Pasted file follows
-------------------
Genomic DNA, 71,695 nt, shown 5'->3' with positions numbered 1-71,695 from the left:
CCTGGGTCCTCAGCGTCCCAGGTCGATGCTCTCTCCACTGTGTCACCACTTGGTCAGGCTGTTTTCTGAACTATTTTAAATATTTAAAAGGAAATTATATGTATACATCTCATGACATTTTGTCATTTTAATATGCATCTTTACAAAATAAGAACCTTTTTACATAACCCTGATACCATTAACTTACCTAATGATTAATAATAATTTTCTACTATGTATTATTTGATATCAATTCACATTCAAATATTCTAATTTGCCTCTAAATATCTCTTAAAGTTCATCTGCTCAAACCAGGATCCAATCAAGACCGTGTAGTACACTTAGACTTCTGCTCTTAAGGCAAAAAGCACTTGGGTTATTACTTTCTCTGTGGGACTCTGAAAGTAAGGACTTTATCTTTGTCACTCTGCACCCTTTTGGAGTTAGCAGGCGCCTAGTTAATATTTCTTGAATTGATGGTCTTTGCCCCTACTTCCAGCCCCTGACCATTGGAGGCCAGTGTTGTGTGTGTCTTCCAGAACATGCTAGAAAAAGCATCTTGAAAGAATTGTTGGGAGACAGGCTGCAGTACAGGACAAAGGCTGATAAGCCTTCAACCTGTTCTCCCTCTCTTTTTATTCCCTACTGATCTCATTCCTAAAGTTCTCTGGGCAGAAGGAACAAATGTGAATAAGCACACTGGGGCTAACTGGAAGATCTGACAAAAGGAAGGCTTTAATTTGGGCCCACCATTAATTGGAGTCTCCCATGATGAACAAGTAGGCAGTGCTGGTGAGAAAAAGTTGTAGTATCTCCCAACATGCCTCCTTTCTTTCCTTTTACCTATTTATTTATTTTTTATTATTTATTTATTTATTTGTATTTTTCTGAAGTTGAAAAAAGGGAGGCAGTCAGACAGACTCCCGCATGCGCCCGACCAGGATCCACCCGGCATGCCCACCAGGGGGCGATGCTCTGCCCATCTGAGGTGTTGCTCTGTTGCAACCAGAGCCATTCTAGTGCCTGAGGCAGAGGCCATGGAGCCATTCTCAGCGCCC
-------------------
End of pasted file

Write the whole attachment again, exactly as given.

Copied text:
Genomic DNA, 71,695 nt, shown 5'->3' with positions numbered 1-71,695 from the left:
CCTGGGTCCTCAGCGTCCCAGGTCGATGCTCTCTCCACTGTGTCACCACTTGGTCAGGCTGTTTTCTGAACTATTTTAAATATTTAAAAGGAAATTATATGTATACATCTCATGACATTTTGTCATTTTAATATGCATCTTTACAAAATAAGAACCTTTTTACATAACCCTGATACCATTAACTTACCTAATGATTAATAATAATTTTCTACTATGTATTATTTGATATCAATTCACATTCAAATATTCTAATTTGCCTCTAAATATCTCTTAAAGTTCATCTGCTCAAACCAGGATCCAATCAAGACCGTGTAGTACACTTAGACTTCTGCTCTTAAGGCAAAAAGCACTTGGGTTATTACTTTCTCTGTGGGACTCTGAAAGTAAGGACTTTATCTTTGTCACTCTGCACCCTTTTGGAGTTAGCAGGCGCCTAGTTAATATTTCTTGAATTGATGGTCTTTGCCCCTACTTCCAGCCCCTGACCATTGGAGGCCAGTGTTGTGTGTGTCTTCCAGAACATGCTAGAAAAAGCATCTTGAAAGAATTGTTGGGAGACAGGCTGCAGTACAGGACAAAGGCTGATAAGCCTTCAACCTGTTCTCCCTCTCTTTTTATTCCCTACTGATCTCATTCCTAAAGTTCTCTGGGCAGAAGGAACAAATGTGAATAAGCACACTGGGGCTAACTGGAAGATCTGACAAAAGGAAGGCTTTAATTTGGGCCCACCATTAATTGGAGTCTCCCATGATGAACAAGTAGGCAGTGCTGGTGAGAAAAAGTTGTAGTATCTCCCAACATGCCTCCTTTCTTTCCTTTTACCTATTTATTTATTTTTTATTATTTATTTATTTATTTGTATTTTTCTGAAGTTGAAAAAAGGGAGGCAGTCAGACAGACTCCCGCATGCGCCCGACCAGGATCCACCCGGCATGCCCACCAGGGGGCGATGCTCTGCCCATCTGAGGTGTTGCTCTGTTGCAACCAGAGCCATTCTAGTGCCTGAGGCAGAGGCCATGGAGCCATTCTCAGCGCCC